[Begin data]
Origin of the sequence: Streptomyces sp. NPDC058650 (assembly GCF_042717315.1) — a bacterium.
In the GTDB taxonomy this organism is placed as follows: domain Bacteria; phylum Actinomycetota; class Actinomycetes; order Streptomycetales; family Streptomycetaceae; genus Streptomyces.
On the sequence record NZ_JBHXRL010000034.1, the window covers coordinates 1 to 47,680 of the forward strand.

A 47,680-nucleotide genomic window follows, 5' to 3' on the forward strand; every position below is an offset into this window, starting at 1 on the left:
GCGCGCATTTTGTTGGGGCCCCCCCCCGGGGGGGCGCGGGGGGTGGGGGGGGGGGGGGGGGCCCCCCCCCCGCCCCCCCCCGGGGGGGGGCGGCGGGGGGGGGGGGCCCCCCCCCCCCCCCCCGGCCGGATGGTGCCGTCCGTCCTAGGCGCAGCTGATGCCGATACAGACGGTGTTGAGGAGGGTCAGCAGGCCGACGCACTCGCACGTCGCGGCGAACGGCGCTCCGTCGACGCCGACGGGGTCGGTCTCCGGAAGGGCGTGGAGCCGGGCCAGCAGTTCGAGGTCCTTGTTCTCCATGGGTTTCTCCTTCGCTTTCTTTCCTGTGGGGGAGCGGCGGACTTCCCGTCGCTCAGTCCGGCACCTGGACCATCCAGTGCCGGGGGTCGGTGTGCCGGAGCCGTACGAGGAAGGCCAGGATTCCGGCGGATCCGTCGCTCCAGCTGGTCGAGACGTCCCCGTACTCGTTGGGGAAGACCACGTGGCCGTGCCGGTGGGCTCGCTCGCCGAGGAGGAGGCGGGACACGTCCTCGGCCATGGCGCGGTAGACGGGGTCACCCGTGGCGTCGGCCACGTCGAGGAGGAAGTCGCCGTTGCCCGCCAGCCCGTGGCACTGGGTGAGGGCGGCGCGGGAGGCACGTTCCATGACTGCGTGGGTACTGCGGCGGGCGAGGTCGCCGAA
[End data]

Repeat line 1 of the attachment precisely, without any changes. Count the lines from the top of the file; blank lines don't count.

Origin of the sequence: Streptomyces sp. NPDC058650 (assembly GCF_042717315.1) — a bacterium.